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Midvale Journal

‘We help each other’—a story of kindness in the Midvale community

Jul 20, 2021 10:20AM ● By Sarah Morton Taggart

Don, the “Nomadic Mechanic,” got stranded in Utah but found work fixing cars with help from the Nomad Alliance. (Photo courtesy Nomad Alliance)

By Sarah Morton Taggart | [email protected]

One day Wendi Hatfield stopped to help a family in need and ended up being touched by someone else’s kindness. 

Hatfield was walking her dogs in Midvale City Park in late April when she saw a car with a broken wheel. She thought the car might be stolen so she called Midvale City Police and quickly got a call back from someone at The Road Home Midvale Family Resource Center.

“They informed me the vehicle was not stolen,” Hatfield said. “It belongs to a shelter resident who drives it just a short distance to stay at the park for the day. I looked around and saw a man with a child about six years old on a blanket under the tree. They were sleeping.”

Hatfield returned home, but couldn’t stop thinking about the little boy. 

“I had to go back,” Hatfield said. “I got a bunch of food, water, snacks and asked if I could chat.”

She confirmed that the car belonged to the man and offered to help him get it fixed. She posted on the Midvale Residents Facebook group page and someone recommended a mechanic named Don (who wishes to keep his last name anonymous). 

“He came over within moments,” Hatfield said. “He was the sweetest guy. He said the wheel needed to be fixed because it was destroying the car every time it was driven.”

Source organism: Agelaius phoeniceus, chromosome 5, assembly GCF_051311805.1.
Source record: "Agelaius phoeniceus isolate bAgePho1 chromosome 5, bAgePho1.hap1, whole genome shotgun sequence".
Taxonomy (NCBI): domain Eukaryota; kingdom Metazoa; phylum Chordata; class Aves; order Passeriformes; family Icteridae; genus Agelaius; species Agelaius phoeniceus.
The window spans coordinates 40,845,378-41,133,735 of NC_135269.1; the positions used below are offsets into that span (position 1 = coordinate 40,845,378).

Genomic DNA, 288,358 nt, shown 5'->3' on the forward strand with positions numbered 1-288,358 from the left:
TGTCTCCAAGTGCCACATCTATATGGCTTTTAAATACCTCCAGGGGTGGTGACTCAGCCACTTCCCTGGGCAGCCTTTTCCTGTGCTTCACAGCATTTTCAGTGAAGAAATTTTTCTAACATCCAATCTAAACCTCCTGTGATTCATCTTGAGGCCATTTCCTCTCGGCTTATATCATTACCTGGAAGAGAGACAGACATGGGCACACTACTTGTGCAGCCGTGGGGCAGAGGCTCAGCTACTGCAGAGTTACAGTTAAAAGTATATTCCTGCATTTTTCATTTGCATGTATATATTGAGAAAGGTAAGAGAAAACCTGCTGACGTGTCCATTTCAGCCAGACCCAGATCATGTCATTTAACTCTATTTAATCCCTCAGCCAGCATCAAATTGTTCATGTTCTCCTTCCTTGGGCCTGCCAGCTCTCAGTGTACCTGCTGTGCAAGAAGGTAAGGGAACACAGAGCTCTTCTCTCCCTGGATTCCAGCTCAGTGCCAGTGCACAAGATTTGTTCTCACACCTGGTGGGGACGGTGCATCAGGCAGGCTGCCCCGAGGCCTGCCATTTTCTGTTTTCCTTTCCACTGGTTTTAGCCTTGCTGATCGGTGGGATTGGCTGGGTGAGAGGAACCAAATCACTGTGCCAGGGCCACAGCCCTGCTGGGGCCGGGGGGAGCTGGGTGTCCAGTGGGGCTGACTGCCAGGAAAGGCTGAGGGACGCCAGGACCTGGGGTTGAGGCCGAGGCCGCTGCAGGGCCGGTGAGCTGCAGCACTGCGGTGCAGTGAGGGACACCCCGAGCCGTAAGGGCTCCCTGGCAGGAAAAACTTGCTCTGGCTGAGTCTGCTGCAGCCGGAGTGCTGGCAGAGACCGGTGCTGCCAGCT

Don started calling around, looking for the part he needed, and Hatfield went back to work. The mechanic spent the entire afternoon searching for the part and finally found it in Salt Lake City. 

Hatfield paid for the part over the phone and met Don at The Road Home, where the man had returned with his son. He was shocked that two strangers had worked so hard to help him.

“He looked at me and said, ‘You spent the whole day looking for this?’” Hatfield said. “The guy went to his knees, crying his eyes out because he was so grateful.”

Then it was Hatfield’s turn to be amazed. 

“Sweet Don walked over to the shelter personnel and asked if they had a place for him to stay that night as he, too, is homeless,” Hatfield said. “I said, Don, you are homeless, yet you asked for nothing from me to spend your day and fix this vehicle. He said he understood the situation and just wanted to help.”

Don is also known as the Nomadic Mechanic, an unsheltered mechanic with 40 years of experience who can repair a car onsite. The word “nomadic” refers both to Don’s ability to travel anywhere to fix a car and his status as an individual without permanent shelter. 

Hatfield shared the story of her interaction with the two men on Facebook, and several people joined in to vouch for Don. 

“Don just fixed our brakes and signal a few days ago,” LopiNlana Schwalger Toleafoa posted. “He really is a great mechanic. We are grateful to phenomenal human beings like him who literally make this world a better place.”